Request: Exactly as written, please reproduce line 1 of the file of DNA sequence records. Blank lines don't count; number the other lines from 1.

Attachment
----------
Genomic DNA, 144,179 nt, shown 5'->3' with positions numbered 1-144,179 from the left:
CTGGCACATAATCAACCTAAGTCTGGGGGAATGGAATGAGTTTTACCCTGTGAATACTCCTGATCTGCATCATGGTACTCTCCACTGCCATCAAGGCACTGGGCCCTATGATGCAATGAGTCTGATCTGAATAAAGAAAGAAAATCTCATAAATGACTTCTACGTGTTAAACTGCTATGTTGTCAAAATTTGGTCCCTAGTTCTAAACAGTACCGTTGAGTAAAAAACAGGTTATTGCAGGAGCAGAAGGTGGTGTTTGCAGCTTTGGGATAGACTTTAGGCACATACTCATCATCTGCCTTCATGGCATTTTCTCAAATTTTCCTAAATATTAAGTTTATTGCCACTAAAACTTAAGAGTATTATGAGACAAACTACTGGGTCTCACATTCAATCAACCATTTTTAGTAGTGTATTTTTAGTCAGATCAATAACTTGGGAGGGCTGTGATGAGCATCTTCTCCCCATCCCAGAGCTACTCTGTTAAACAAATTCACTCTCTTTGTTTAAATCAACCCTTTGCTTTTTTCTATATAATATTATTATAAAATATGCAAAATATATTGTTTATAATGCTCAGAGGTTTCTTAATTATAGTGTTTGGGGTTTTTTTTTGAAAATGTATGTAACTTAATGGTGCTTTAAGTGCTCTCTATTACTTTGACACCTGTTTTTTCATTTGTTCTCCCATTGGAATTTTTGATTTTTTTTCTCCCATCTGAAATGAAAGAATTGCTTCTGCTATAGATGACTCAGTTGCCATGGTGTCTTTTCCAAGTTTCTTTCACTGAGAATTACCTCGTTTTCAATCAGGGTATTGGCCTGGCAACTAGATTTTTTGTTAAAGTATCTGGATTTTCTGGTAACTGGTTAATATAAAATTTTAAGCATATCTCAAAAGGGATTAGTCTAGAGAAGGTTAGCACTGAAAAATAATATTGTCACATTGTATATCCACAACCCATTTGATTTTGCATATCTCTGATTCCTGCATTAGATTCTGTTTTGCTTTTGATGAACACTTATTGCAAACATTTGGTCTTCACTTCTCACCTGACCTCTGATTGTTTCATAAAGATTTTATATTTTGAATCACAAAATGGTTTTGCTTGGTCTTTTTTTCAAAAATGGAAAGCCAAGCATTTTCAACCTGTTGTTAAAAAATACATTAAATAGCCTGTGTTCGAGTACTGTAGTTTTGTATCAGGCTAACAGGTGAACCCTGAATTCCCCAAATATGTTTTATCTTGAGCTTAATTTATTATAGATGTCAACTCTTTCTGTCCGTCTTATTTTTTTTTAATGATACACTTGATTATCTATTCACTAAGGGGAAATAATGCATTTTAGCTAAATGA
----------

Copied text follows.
Genomic DNA, 144,179 nt, shown 5'->3' with positions numbered 1-144,179 from the left: